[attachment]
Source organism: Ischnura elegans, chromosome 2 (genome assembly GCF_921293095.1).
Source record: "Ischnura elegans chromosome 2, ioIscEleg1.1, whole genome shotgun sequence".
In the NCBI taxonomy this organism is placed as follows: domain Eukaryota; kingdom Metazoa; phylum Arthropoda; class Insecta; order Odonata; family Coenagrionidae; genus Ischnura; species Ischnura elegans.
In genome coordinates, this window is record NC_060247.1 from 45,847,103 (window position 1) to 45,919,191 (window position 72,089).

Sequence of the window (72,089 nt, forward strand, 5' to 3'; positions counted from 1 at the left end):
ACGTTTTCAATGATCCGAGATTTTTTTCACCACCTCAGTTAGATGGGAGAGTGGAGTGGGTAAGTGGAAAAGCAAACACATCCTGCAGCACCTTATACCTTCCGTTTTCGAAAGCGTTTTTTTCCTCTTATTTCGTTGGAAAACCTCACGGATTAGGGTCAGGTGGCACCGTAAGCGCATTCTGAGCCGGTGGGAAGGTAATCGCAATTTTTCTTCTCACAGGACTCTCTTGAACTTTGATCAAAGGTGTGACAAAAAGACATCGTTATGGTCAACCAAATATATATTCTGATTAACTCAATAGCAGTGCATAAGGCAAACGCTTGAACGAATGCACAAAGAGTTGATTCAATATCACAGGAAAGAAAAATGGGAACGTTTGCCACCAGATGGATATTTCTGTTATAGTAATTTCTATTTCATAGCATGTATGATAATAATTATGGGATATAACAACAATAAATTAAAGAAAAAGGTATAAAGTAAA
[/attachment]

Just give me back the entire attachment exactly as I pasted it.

Source organism: Ischnura elegans, chromosome 2 (genome assembly GCF_921293095.1).
Source record: "Ischnura elegans chromosome 2, ioIscEleg1.1, whole genome shotgun sequence".
In the NCBI taxonomy this organism is placed as follows: domain Eukaryota; kingdom Metazoa; phylum Arthropoda; class Insecta; order Odonata; family Coenagrionidae; genus Ischnura; species Ischnura elegans.
In genome coordinates, this window is record NC_060247.1 from 45,847,103 (window position 1) to 45,919,191 (window position 72,089).

Sequence of the window (72,089 nt, forward strand, 5' to 3'; positions counted from 1 at the left end):
ACGTTTTCAATGATCCGAGATTTTTTTCACCACCTCAGTTAGATGGGAGAGTGGAGTGGGTAAGTGGAAAAGCAAACACATCCTGCAGCACCTTATACCTTCCGTTTTCGAAAGCGTTTTTTTCCTCTTATTTCGTTGGAAAACCTCACGGATTAGGGTCAGGTGGCACCGTAAGCGCATTCTGAGCCGGTGGGAAGGTAATCGCAATTTTTCTTCTCACAGGACTCTCTTGAACTTTGATCAAAGGTGTGACAAAAAGACATCGTTATGGTCAACCAAATATATATTCTGATTAACTCAATAGCAGTGCATAAGGCAAACGCTTGAACGAATGCACAAAGAGTTGATTCAATATCACAGGAAAGAAAAATGGGAACGTTTGCCACCAGATGGATATTTCTGTTATAGTAATTTCTATTTCATAGCATGTATGATAATAATTATGGGATATAACAACAATAAATTAAAGAAAAAGGTATAAAGTAAA